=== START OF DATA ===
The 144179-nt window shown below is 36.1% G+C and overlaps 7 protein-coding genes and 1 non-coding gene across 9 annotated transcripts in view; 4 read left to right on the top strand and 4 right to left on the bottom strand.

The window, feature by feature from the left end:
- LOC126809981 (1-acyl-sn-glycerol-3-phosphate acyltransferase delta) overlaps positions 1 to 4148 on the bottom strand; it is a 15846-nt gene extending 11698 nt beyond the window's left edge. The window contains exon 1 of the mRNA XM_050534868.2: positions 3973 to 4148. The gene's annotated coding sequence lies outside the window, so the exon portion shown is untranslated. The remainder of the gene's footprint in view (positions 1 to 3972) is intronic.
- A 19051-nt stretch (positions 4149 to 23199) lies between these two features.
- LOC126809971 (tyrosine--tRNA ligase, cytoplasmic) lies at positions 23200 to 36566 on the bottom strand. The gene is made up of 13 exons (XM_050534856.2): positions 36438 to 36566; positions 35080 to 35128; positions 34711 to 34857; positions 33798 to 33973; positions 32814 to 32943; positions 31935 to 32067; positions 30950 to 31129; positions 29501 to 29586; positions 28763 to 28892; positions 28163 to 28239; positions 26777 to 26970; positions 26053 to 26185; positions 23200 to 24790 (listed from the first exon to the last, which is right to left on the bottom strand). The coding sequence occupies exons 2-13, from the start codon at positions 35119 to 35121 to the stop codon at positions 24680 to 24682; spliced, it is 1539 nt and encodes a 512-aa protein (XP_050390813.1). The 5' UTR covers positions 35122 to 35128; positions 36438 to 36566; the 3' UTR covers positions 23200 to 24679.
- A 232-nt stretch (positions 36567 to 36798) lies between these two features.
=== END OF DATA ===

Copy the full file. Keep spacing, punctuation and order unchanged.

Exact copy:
The 144179-nt window shown below is 36.1% G+C and overlaps 7 protein-coding genes and 1 non-coding gene across 9 annotated transcripts in view; 4 read left to right on the top strand and 4 right to left on the bottom strand.

The window, feature by feature from the left end:
- LOC126809981 (1-acyl-sn-glycerol-3-phosphate acyltransferase delta) overlaps positions 1 to 4148 on the bottom strand; it is a 15846-nt gene extending 11698 nt beyond the window's left edge. The window contains exon 1 of the mRNA XM_050534868.2: positions 3973 to 4148. The gene's annotated coding sequence lies outside the window, so the exon portion shown is untranslated. The remainder of the gene's footprint in view (positions 1 to 3972) is intronic.
- A 19051-nt stretch (positions 4149 to 23199) lies between these two features.
- LOC126809971 (tyrosine--tRNA ligase, cytoplasmic) lies at positions 23200 to 36566 on the bottom strand. The gene is made up of 13 exons (XM_050534856.2): positions 36438 to 36566; positions 35080 to 35128; positions 34711 to 34857; positions 33798 to 33973; positions 32814 to 32943; positions 31935 to 32067; positions 30950 to 31129; positions 29501 to 29586; positions 28763 to 28892; positions 28163 to 28239; positions 26777 to 26970; positions 26053 to 26185; positions 23200 to 24790 (listed from the first exon to the last, which is right to left on the bottom strand). The coding sequence occupies exons 2-13, from the start codon at positions 35119 to 35121 to the stop codon at positions 24680 to 24682; spliced, it is 1539 nt and encodes a 512-aa protein (XP_050390813.1). The 5' UTR covers positions 35122 to 35128; positions 36438 to 36566; the 3' UTR covers positions 23200 to 24679.
- A 232-nt stretch (positions 36567 to 36798) lies between these two features.